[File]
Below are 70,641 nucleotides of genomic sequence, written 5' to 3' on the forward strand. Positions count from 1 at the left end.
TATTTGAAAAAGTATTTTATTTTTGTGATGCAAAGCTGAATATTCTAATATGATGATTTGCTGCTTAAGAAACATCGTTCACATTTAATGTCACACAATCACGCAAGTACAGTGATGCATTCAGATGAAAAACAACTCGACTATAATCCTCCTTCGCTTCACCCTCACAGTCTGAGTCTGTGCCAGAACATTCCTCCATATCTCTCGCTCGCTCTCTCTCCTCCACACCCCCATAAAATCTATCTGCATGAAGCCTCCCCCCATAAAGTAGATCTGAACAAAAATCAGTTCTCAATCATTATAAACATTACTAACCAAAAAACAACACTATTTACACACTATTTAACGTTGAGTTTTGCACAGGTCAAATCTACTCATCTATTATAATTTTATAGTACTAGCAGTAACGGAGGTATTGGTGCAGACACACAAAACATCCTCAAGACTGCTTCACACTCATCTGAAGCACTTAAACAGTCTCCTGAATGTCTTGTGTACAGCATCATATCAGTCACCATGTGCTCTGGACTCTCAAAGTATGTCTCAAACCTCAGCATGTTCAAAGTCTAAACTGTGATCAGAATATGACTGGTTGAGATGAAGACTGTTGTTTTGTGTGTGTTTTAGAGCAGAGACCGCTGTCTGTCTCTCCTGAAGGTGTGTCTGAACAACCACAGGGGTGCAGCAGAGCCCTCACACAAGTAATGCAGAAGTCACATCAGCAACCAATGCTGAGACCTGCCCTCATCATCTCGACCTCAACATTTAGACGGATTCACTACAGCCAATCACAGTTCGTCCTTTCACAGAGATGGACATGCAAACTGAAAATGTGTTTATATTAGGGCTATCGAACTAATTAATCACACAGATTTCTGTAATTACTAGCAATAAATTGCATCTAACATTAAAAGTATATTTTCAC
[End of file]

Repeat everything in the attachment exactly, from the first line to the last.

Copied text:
Below are 70,641 nucleotides of genomic sequence, written 5' to 3' on the forward strand. Positions count from 1 at the left end.
TATTTGAAAAAGTATTTTATTTTTGTGATGCAAAGCTGAATATTCTAATATGATGATTTGCTGCTTAAGAAACATCGTTCACATTTAATGTCACACAATCACGCAAGTACAGTGATGCATTCAGATGAAAAACAACTCGACTATAATCCTCCTTCGCTTCACCCTCACAGTCTGAGTCTGTGCCAGAACATTCCTCCATATCTCTCGCTCGCTCTCTCTCCTCCACACCCCCATAAAATCTATCTGCATGAAGCCTCCCCCCATAAAGTAGATCTGAACAAAAATCAGTTCTCAATCATTATAAACATTACTAACCAAAAAACAACACTATTTACACACTATTTAACGTTGAGTTTTGCACAGGTCAAATCTACTCATCTATTATAATTTTATAGTACTAGCAGTAACGGAGGTATTGGTGCAGACACACAAAACATCCTCAAGACTGCTTCACACTCATCTGAAGCACTTAAACAGTCTCCTGAATGTCTTGTGTACAGCATCATATCAGTCACCATGTGCTCTGGACTCTCAAAGTATGTCTCAAACCTCAGCATGTTCAAAGTCTAAACTGTGATCAGAATATGACTGGTTGAGATGAAGACTGTTGTTTTGTGTGTGTTTTAGAGCAGAGACCGCTGTCTGTCTCTCCTGAAGGTGTGTCTGAACAACCACAGGGGTGCAGCAGAGCCCTCACACAAGTAATGCAGAAGTCACATCAGCAACCAATGCTGAGACCTGCCCTCATCATCTCGACCTCAACATTTAGACGGATTCACTACAGCCAATCACAGTTCGTCCTTTCACAGAGATGGACATGCAAACTGAAAATGTGTTTATATTAGGGCTATCGAACTAATTAATCACACAGATTTCTGTAATTACTAGCAATAAATTGCATCTAACATTAAAAGTATATTTTCAC